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Braised Belgian Endives

User Rating 4 Star Rating (5 Reviews)


Braised Belgian Endives

Braised Belgian Endives

Photo © Molly Watson
Slowly cooking Belgian endives in a bit of butter and lemon juice transforms these otherwise crisp bitter leaves into tender, luscious, almost sweet bundles. It's kitchen alchemy at its finest.

Prep Time: 10 minutes

Cook Time: 40 minutes

Total Time: 50 minutes


  • 2 Tbsp. butter
  • 10 to 12 Belgian endives
  • 1 Tbsp. lemon juice
  • 1/4 tsp. sea salt
  • 1/3 cup water (feel free to use chicken stock or white wine, if you like)
  • 1 tsp. sugar (optional)


  1. Melt the butter over medium low heat in a large, heavy frying pan, saute pan, or pot with a tight fitting lid.
  2. Meanwhile, trim and discard any browned bits on the ends of the endives and any bruised or browning exterior leaves. When the butter is melted, lay the endives in a single layer in the pan. Sprinkle them with the lemon juice and salt. Pour the water down along the side of the pan. If you want to cut the bitterness in the final dish, sprinkle the endives with the sugar.
  3. Cover the pan and reduce heat to low. You want a nice, tight fit with the lid. If steam is escaping, lay a piece of foil over the pan and then put on the lid. Let cook, undisturbed, until endives are very tender, about 30 minutes.

    Note: If your stove is uneven or you need the burner space for the rest of the meal, you can put the pan in a 375°F oven at this point and let them cook in there for 30 to 40 minutes instead of on the stove.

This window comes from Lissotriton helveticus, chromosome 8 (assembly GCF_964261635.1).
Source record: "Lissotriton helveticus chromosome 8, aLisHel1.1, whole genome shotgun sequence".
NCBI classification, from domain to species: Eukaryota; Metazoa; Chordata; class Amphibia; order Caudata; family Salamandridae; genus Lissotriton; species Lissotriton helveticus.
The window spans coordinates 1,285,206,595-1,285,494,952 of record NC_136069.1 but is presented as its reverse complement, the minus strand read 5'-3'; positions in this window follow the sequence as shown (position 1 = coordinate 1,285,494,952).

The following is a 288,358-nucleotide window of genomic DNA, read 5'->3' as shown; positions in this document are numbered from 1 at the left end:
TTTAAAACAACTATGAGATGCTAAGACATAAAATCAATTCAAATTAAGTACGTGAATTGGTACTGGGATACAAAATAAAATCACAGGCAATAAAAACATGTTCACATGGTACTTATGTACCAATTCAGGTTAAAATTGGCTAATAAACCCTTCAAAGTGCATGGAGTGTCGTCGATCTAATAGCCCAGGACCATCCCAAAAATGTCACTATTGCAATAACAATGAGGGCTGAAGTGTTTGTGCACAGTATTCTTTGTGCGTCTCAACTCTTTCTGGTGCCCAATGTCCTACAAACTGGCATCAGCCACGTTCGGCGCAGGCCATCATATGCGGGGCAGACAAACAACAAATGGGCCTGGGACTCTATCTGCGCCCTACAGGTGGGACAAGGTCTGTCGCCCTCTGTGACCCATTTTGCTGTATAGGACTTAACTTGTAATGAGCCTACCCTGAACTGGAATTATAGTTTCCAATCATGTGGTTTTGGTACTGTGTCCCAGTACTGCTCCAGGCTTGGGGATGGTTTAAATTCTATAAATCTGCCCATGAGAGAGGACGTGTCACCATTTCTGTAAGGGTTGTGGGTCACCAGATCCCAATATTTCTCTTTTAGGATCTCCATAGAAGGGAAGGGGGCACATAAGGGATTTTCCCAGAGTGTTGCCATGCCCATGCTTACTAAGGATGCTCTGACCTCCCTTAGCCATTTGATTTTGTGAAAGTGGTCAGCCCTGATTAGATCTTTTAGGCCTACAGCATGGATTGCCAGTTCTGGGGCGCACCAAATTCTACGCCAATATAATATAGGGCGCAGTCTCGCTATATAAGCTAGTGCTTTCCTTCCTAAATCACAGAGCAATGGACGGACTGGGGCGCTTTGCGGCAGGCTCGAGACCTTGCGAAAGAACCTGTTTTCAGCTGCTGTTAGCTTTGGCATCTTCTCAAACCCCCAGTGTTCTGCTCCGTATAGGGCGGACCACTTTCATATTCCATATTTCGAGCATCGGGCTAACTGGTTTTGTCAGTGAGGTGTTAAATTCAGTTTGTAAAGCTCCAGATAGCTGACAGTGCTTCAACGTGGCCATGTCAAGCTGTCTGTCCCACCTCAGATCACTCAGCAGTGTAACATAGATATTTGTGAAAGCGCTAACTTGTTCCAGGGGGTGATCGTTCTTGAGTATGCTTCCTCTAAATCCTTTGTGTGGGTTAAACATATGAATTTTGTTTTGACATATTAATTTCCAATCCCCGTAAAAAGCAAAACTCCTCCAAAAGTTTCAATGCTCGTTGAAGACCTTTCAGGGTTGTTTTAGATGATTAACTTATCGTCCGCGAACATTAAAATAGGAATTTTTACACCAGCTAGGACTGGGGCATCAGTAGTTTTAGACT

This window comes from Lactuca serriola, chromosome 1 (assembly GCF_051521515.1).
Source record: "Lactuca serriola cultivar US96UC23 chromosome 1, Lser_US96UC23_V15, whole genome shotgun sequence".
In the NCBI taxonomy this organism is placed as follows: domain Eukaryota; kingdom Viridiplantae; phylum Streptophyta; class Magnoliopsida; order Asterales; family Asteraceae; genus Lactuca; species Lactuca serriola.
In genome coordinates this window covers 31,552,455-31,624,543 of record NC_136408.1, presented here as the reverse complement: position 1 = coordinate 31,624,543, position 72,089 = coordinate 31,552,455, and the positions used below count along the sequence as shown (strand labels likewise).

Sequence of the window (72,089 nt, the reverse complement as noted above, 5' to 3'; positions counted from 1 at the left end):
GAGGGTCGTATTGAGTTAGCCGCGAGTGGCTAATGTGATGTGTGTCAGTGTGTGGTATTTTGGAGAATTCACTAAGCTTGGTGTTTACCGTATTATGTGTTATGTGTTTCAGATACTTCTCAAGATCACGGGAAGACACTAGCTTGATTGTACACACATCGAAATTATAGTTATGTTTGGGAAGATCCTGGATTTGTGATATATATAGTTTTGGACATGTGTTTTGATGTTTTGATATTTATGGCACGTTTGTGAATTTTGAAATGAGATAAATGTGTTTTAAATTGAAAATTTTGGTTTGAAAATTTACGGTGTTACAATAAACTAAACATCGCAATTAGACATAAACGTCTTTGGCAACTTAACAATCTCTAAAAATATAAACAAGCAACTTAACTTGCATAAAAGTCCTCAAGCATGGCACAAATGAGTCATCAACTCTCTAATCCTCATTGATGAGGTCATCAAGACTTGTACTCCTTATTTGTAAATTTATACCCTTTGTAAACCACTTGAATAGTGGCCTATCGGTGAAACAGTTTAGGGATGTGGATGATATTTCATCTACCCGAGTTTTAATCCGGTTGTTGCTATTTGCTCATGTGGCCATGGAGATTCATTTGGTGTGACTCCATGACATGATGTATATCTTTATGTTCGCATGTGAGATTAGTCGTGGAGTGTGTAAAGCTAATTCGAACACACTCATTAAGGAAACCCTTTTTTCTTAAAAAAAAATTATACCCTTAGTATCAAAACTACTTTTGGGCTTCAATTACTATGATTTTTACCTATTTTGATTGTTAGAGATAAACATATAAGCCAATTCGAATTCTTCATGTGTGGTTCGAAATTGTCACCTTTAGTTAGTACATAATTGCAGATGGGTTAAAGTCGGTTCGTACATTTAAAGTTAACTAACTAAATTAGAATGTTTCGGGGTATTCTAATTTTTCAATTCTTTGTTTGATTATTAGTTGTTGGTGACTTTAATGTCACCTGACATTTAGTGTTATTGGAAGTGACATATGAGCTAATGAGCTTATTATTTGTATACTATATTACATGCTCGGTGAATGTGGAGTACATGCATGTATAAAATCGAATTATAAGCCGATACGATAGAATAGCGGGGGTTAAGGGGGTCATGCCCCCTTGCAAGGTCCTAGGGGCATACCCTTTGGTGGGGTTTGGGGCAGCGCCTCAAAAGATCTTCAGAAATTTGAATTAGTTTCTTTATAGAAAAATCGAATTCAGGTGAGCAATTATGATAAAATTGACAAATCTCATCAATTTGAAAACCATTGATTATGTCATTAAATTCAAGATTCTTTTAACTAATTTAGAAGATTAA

4. When the endives are very tender, remove the lid (and the foil, if you used it), return the pan to the stove if it's been in the oven, and cook over medium heat until any liquid in the pan evaporates and the endives start to brown. Turn the endives over and cook them until they are browned all over. Note that if you added sugar in Step 2, you'll need to watch them quite carefully at this point, since the added sugar will make them brown more quickly. Serve them hot or warm.

Makes 4 servings Braised Belgian Endives.

User Reviews

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 5 out of 5
from bitter to sweet!, Member eleanorlb

I love bitter greens but sometimes don't want them quite so bitter. This simple, yummy recipe softens them up nicely (literally and figuratively!) and takes a vegetable most of us associate only with crunchy salads in a totally new direction. I like these as a side dish for roast chicken or other meats, but I have also piled them on toasted levain bread (especially with walnuts), and then melted Gruyere or another cheese over the top, for a kind of open-faced endive gratin sandwich. Not the prettiest food, maybe, but totally delicious.

10 out of 10 people found this helpful.

See all 5 reviews

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